Remote Proofing is Outtasight
Industry experts lend their advice on the best ways to approach remote proofing for packaging.
IT HAS BEEN observed that Ginger Rogers did everything Fred Astaire did, except that she did it backwards and in high heels. It's the same with proofing (Fred) and remote proofing (Ginger).
Throw in the complex proofing requirements of packaging printers and a straightforward series of dance steps becomes an intricate high-wire act, in which the accurate long-distance reproduction of graphics, text, placement, and structure—as well as the matching of special brand or logo colors—can make or break an important job. Like commercial printers, packaging printers can save time and money through remote proofing, provided the image that is sent is consistent with the proof made on the other end and the proofer that will be used to print it.
To gain a better understanding of the benefits and pitfalls of remote proofing for packaging, packagePRINTING spoke with Jim Summers, president, GMG Americas; Deborah Hutcheson, senior marketing manager, Digital Solutions, North America, Agfa; John Sweeney, vice president sales and marketing ICS, Inc.; Brian Ashe, eastern regional applications manager, GretagMacBeth; and Pat Lord, product manager, remote proofing, Kodak Graphic Communications Group. Each of these companies has a stake in the development and adoption of remote proofing technology. We began with a definition of some frequently slippery terms:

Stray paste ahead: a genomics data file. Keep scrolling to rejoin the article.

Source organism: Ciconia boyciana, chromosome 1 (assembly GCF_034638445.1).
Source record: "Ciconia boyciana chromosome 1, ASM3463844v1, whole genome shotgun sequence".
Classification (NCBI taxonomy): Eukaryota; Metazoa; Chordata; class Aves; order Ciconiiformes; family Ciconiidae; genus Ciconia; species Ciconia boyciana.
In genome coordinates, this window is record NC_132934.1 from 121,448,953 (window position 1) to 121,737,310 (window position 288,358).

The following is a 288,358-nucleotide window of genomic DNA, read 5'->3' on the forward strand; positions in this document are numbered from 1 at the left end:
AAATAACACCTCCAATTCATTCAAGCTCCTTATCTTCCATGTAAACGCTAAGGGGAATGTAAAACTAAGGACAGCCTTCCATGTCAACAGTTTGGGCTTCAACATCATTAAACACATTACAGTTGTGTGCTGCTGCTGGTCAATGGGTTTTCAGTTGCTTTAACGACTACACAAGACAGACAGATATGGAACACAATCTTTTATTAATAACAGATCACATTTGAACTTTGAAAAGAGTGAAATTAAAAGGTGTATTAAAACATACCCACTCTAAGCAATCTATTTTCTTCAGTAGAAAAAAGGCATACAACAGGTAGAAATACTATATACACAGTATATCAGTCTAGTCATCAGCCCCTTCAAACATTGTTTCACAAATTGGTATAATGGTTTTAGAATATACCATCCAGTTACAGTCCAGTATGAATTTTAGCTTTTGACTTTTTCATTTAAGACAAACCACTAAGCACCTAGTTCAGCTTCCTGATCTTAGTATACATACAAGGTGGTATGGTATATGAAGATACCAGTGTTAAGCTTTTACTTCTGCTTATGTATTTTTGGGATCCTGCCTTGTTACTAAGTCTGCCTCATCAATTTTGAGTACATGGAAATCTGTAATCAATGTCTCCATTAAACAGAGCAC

pP: What is remote proofing, and how does it differ from soft proofing, online collaborative proofing, and monitor contract proofing?
Ashe—Remote proofing, monitor contract proofing, and soft proofing are essentially the same thing. Remote proofing, however, is aimed at getting rid of the contract proof, replacing the FedEx packages back and forth with approval in a few minutes over the phone. People who sell remote proofing systems use our instruments to create the monitor profiles for the press they're trying to simulate.